The summary is that KGV would have A turret gone, and have quite a bit of damage above the MAD. There would be flooding forward and maybe some aft. B turret may be inoperable. One prop shaft would be damaged, but the steering and propulsion are intact, and she would steam away at ~25 knots to fight another day.

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Re: Bismarck and her contemporaries

Post by Bgile » Wed Sep 29, 2010 8:54 pm

Dunmunro:

It's your conclusion that the main armor belt would never have been hit directly?

Are AP shells decapped upon impact with water?

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Re: Bismarck and her contemporaries

Post by dunmunro » Wed Sep 29, 2010 9:31 pm

Here's the composite image that I worked with:

Image

As you can see many of the 5" hits would have missed, due to the lower profile of the KGV class.

Bismarck's 38cm hit that dove into PoW was decapped. I assumed that the shock of impact would decap the shells. From the location of the hits, none of them would have struck the main belt above the WL.

Edit: if you can't see the entire image, right click on the visible portion and select "view image".
Also reviewing the image, I think that hit 18 would have been on the roof of A turret.

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Re: Bismarck and her contemporaries

Post by dunmunro » Wed Sep 29, 2010 11:31 pm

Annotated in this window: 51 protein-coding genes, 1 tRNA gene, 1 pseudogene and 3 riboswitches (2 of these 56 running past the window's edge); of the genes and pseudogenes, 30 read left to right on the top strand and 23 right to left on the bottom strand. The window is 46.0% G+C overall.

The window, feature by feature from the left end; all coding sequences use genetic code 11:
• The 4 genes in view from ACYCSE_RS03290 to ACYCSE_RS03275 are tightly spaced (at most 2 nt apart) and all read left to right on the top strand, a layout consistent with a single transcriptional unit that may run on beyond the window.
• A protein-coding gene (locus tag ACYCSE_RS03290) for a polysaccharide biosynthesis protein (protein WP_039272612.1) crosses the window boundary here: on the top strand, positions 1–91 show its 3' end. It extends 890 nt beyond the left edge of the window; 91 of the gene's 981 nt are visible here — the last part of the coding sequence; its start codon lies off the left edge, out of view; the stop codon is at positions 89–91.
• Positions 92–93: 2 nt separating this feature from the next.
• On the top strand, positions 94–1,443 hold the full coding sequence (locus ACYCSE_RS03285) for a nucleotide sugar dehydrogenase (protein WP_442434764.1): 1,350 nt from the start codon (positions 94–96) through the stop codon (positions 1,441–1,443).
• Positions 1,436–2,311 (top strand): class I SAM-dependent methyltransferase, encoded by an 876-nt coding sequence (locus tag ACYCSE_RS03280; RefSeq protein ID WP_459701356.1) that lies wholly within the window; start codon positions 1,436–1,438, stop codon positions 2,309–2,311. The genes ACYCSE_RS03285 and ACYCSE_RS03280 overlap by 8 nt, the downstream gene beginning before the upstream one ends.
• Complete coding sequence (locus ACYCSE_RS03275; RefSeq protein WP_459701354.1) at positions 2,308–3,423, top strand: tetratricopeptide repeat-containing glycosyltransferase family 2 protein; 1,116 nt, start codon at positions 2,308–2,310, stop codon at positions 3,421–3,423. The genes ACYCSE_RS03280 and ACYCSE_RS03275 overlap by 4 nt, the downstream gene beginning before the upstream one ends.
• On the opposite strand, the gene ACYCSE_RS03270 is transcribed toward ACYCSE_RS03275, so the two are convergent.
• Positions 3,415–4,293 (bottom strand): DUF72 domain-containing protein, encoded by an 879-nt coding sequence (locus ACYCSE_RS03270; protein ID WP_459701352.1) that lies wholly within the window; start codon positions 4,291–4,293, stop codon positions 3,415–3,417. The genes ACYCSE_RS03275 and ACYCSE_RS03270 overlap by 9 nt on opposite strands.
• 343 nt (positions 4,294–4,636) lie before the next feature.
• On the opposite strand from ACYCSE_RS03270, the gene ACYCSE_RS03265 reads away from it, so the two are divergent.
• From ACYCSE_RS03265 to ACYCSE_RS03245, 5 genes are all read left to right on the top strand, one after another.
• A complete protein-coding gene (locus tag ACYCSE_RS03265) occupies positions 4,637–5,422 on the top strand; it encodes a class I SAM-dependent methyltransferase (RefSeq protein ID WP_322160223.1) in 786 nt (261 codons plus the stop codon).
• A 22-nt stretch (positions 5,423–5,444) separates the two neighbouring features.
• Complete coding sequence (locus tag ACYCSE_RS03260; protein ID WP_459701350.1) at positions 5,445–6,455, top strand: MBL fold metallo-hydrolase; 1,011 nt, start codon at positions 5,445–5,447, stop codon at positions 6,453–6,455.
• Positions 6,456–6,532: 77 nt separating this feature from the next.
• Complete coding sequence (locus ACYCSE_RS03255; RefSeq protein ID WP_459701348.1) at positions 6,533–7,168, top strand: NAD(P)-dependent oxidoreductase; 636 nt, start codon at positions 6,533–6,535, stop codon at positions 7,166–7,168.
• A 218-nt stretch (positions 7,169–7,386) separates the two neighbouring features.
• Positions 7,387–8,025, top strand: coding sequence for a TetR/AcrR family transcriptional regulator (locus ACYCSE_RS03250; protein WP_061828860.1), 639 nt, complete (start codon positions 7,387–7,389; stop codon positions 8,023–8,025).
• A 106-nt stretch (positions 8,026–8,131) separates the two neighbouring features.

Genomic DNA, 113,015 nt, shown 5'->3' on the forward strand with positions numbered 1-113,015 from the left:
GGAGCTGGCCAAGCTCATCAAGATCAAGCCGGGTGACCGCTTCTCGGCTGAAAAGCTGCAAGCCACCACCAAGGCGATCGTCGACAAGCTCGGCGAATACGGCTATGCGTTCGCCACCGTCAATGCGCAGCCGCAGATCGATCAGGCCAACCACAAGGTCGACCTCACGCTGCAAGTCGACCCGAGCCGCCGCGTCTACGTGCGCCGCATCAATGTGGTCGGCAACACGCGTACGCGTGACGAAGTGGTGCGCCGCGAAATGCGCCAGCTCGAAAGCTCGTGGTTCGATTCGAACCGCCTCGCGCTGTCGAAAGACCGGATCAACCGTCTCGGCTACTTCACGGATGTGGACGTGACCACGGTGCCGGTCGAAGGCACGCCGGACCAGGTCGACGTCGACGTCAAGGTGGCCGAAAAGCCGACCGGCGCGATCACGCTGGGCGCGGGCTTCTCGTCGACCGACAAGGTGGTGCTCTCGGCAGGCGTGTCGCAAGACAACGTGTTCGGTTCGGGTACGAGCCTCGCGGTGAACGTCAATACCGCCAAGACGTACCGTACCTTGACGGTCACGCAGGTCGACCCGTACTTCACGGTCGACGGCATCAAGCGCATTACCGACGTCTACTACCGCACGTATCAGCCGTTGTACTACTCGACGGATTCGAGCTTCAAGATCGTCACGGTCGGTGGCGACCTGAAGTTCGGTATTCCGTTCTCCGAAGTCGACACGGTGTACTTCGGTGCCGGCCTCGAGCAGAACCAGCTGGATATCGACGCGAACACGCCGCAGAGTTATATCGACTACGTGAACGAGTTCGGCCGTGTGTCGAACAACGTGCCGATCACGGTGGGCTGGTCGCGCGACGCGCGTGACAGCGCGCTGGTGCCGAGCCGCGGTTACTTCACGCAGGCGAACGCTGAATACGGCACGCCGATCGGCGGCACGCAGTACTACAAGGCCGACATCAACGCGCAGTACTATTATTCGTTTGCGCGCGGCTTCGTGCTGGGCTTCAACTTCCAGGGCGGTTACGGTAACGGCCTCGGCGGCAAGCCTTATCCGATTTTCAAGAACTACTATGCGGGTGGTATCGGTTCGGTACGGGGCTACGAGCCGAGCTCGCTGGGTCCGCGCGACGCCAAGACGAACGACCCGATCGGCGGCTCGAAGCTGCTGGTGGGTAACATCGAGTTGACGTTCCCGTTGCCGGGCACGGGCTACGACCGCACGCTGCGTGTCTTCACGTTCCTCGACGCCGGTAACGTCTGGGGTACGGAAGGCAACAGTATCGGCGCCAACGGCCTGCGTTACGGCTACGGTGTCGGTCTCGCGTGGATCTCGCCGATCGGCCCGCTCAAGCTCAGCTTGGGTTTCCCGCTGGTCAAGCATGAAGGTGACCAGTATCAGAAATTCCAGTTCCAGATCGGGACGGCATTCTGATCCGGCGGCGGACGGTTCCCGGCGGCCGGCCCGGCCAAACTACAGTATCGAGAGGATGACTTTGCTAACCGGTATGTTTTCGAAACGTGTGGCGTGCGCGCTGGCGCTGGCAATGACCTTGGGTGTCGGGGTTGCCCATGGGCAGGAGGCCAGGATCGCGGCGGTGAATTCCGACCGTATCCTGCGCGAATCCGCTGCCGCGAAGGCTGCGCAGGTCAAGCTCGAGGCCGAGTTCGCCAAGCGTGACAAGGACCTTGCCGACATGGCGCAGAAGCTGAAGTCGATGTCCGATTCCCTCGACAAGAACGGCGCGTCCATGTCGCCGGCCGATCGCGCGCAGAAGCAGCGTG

In this image, I have tried to line the waterlines up better, and I used a cutaway diagram showing the KGV armour layout more accurately:

http://www.sfu.ca/~dmunro/images/KGV_Kirishima2.jpg

as the original image incorrectly places the belt extensions too high, and this overlay shows the bottom edge of the main belt accurately as well.

In this overlay it appears that hits 17 would strike A turret's rear side, while hit 18 would hit the roof. Due to the obliquity involved both hits may be defeated. Hit 8 appears to be a clean miss. Hit 11 would probably hit the armoured deck above the belt extension, along with hit 15. The belt extensions, forward and aft have their upper edges slightly below the waterline and they are topped with an armoured deck of aprox 4" thickness at hit 11 and 15.




for reference, the original image:

http://www.sfu.ca/~dmunro/images/KGV_Kirishima.jpg